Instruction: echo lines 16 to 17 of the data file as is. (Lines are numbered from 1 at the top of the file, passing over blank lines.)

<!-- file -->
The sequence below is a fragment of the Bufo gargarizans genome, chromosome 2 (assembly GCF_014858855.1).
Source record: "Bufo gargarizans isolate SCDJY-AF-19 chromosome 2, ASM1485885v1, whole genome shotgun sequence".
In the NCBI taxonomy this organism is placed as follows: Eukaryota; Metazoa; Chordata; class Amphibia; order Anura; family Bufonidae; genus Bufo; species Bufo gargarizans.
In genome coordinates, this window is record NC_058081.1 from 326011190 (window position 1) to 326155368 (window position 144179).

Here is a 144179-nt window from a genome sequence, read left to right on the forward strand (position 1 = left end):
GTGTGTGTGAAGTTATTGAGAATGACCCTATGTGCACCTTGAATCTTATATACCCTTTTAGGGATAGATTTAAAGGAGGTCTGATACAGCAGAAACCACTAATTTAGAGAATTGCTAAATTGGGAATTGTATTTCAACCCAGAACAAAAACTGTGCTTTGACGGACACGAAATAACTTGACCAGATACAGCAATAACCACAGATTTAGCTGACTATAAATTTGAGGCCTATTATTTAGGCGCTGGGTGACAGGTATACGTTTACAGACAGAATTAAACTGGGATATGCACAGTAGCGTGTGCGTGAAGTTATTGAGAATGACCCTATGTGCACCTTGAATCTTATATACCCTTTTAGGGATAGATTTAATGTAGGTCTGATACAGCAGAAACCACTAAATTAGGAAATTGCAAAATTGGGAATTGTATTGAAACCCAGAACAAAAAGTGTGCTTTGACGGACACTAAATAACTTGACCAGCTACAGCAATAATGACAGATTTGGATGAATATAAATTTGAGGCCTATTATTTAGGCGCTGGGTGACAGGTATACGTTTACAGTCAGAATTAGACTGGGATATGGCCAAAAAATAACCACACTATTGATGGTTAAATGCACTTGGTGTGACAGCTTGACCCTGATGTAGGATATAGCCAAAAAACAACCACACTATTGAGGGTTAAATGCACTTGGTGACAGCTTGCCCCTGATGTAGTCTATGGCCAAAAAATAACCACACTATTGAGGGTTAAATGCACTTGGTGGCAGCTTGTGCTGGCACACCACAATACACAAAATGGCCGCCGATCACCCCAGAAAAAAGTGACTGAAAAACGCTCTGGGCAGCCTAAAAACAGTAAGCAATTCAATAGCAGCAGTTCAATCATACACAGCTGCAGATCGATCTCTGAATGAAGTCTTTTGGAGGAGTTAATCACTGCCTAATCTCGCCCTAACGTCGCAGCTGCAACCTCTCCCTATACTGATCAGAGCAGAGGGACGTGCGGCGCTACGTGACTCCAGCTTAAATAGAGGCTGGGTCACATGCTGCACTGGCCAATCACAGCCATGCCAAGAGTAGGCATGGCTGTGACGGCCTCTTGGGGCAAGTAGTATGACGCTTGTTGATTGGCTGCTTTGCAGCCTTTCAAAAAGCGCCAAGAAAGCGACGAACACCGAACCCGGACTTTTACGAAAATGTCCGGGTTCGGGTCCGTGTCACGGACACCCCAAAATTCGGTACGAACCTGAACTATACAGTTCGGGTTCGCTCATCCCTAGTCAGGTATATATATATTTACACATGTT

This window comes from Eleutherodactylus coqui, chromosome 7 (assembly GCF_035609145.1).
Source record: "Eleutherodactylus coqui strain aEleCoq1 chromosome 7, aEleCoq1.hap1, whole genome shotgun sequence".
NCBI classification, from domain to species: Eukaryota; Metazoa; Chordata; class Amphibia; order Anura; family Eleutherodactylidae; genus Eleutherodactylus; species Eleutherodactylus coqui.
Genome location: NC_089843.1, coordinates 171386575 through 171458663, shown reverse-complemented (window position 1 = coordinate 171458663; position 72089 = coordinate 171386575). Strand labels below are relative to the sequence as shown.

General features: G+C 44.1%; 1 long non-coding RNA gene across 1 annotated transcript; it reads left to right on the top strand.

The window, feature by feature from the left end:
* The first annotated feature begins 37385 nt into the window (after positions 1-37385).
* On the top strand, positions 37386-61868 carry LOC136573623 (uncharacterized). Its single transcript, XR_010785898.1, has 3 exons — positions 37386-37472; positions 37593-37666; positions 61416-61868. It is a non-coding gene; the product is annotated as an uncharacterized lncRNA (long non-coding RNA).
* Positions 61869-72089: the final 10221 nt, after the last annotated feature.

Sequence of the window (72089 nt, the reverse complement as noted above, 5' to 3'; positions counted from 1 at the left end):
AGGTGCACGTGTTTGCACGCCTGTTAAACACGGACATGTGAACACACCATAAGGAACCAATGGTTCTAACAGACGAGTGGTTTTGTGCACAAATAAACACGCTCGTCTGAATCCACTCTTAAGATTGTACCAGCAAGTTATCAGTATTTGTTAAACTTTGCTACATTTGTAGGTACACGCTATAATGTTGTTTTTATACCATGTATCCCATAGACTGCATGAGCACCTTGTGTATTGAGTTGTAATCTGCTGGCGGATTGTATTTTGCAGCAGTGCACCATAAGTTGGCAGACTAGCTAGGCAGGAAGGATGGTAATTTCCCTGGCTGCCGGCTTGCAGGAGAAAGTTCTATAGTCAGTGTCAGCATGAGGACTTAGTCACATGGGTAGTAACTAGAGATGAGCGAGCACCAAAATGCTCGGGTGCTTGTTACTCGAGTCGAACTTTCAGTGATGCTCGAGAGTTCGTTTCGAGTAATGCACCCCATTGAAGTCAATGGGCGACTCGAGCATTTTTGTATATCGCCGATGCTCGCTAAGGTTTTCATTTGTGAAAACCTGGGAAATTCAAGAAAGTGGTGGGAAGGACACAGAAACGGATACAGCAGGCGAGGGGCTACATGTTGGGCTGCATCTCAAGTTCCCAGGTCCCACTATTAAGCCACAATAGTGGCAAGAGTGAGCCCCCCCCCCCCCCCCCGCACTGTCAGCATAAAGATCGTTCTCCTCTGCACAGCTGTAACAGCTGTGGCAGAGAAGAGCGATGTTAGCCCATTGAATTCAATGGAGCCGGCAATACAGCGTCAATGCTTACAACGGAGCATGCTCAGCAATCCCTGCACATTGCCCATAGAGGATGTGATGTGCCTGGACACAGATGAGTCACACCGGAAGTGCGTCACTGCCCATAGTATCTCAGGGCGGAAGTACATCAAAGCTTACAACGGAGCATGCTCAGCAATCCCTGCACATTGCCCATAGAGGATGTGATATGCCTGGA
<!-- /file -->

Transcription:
Sequence of the window (72089 nt, the reverse complement as noted above, 5' to 3'; positions counted from 1 at the left end):
AGGTGCACGTGTTTGCACGCCTGTTAAACACGGACATGTGAACACACCATAAGGAACCAATGGTTCTAACAGACGAGTGGTTTTGTGCACAAATAAACACGCTCGTCTGAATCCACTCTTAAGATTGTACCAGCAAGTTATCAGTATTTGTTAAACTTTGCTACATTTGTAGGTACACGCTATAATGTTGTTTTTATACCATGTATCCCATAGACTGCATGAGCACCTTGTGTATTGAGTTGTAATCTGCTGGCGGATTGTATTTTGCAGCAGTGCACCATAAGTTGGCAGACTAGCTAGGCAGGAAGGATGGTAATTTCCCTGGCTGCCGGCTTGCAGGAGAAAGTTCTATAGTCAGTGTCAGCATGAGGACTTAGTCACATGGGTAGTAACTAGAGATGAGCGAGCACCAAAATGCTCGGGTGCTTGTTACTCGAGTCGAACTTTCAGTGATGCTCGAGAGTTCGTTTCGAGTAATGCACCCCATTGAAGTCAATGGGCGACTCGAGCATTTTTGTATATCGCCGATGCTCGCTAAGGTTTTCATTTGTGAAAACCTGGGAAATTCAAGAAAGTGGTGGGAAGGACACAGAAACGGATACAGCAGGCGAGGGGCTACATGTTGGGCTGCATCTCAAGTTCCCAGGTCCCACTATTAAGCCACAATAGTGGCAAGAGTGAGCCCCCCCCCCCCCCCCCGCACTGTCAGCATAAAGATCGTTCTCCTCTGCACAGCTGTAACAGCTGTGGCAGAGAAGAGCGATGTTAGCCCATTGAATTCAATGGAGCCGGCAATACAGCGTCAATGCTTACAACGGAGCATGCTCAGCAATCCCTGCACATTGCCCATAGAGGATGTGATGTGCCTGGACACAGATGAGTCACACCGGAAGTGCGTCACTGCCCATAGTATCTCAGGGCGGAAGTACATCAAAGCTTACAACGGAGCATGCTCAGCAATCCCTGCACATTGCCCATAGAGGATGTGATATGCCTGGA